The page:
For a good while, that enthusiasm is contagious, but eventually, your attention span for sweeping aerial shots and culinary drizzling may wane. Meanwhile, some fascinating-seeming olive-oil producers get short shrift, and you might want to know more about how that co-op works. Scenes of a tableful of “oil specialists” tasting olive oil get particularly repetitive (though you have to love a derisive remark about “the U.S. agitprop campaign” of yesteryear against omega-3 fats). If Turismo Jaén and the regional olive-oil industry association got together to make a film, it might look a lot like this one.

Chef’s Diaries: Scotland,” United Kingdom, 2019, directed by Laura Otálora

May 22, 4:30 p.m. at Majestic Bay; June 4, 6:30 p.m. at SIFF Cinema Uptown; June 5, 4:30 p.m. at the Egyptian


When the three Roca brothers of Michelin-starred Spanish restaurant El Celler de Can Roca decided to undertake some traveling — “to understand our smallness,” one of them says with charming sincerity — they naturally thought of their interest in whisky. A fine excuse to go to Scotland! This documentary trails their exploration as they spread out all over the place, investigating the natural resources of the country’s food in order to craft a high-end, molecular-gastronomical tribute upon returning home.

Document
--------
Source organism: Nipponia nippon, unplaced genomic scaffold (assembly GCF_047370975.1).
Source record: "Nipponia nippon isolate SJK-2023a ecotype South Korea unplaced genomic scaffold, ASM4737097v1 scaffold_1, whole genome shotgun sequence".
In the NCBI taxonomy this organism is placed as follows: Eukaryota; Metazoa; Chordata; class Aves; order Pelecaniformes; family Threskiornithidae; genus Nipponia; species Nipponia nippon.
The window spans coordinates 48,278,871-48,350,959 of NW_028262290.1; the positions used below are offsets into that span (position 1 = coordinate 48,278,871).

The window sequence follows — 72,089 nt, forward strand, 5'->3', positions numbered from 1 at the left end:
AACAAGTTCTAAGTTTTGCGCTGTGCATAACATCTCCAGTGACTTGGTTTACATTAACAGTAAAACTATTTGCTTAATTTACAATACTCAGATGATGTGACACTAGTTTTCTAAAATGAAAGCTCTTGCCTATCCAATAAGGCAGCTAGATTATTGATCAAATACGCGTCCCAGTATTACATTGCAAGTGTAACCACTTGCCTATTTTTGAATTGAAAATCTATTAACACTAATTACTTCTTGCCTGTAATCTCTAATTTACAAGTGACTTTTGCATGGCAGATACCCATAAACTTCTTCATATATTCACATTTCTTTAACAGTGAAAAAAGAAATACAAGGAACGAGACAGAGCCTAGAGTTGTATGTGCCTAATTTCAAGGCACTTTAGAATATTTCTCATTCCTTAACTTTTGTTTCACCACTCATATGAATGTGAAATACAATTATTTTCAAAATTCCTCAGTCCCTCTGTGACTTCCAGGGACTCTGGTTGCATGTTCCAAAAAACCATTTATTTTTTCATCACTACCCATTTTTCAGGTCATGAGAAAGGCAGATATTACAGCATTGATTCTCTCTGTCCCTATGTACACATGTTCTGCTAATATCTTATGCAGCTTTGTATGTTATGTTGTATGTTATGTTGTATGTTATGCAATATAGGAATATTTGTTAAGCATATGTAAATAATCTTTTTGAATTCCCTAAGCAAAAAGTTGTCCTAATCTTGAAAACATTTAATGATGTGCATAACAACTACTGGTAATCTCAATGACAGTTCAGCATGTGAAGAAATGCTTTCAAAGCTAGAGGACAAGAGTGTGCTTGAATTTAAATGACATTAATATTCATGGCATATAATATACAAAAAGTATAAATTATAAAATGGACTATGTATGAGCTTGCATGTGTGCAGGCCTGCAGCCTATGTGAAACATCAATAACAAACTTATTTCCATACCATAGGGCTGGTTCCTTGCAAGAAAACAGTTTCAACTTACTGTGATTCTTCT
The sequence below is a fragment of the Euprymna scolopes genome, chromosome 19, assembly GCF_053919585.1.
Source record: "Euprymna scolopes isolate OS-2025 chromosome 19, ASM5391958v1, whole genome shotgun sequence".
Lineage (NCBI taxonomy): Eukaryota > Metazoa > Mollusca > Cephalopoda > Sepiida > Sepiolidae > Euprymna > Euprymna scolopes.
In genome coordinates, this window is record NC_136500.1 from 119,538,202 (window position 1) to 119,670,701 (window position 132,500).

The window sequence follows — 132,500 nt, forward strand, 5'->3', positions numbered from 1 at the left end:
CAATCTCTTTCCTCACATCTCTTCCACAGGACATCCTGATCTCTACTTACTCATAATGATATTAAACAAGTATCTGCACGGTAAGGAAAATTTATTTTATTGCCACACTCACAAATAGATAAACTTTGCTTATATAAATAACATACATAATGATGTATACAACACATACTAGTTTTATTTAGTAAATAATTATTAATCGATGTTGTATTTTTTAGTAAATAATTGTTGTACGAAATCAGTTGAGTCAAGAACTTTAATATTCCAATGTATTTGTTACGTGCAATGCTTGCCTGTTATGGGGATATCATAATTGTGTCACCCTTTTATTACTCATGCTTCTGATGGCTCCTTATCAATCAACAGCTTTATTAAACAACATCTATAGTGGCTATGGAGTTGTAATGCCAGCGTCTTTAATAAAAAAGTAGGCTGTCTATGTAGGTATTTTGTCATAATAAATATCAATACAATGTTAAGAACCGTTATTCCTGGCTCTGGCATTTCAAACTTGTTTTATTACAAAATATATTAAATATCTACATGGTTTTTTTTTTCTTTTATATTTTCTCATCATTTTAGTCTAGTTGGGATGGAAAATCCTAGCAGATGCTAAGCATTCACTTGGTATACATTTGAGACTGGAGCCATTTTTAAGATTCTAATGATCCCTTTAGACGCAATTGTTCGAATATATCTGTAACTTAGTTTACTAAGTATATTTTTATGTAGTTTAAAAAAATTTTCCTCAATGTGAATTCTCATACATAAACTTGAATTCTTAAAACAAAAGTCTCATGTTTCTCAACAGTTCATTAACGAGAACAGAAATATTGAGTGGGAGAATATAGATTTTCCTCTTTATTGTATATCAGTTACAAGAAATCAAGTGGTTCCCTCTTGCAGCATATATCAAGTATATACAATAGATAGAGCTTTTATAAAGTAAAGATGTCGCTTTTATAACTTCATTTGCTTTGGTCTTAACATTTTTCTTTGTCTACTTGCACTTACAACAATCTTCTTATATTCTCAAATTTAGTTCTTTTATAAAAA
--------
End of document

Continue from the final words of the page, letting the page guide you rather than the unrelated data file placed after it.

It’s a three-fish-out-of-water setup that makes for a fine twist on what could be just another unbearably gorgeous food documentary. Along with the requisite breathtaking shots of castles, cliffs and rolling green hills, the Rocas muse about the country’s character, their Spanish accents bumping up against Scottish ones (the latter, funnily, gets subtitled too). Of course, a deep dive into haggis is necessary — or “hag-geese,” as the case may be. One brother ventures to a Viking festival, which looks like excellent fun, and segues into smoking fish in the ancient way on a beach with a fifth-generation practitioner. Adorably shaggy Scottish cows with their bangs in their eyes are encountered, and cloudlike puffs on legs that are Shetland sheep; the seafood, heaped on a table outside on the Isle of Skye, looks incredible.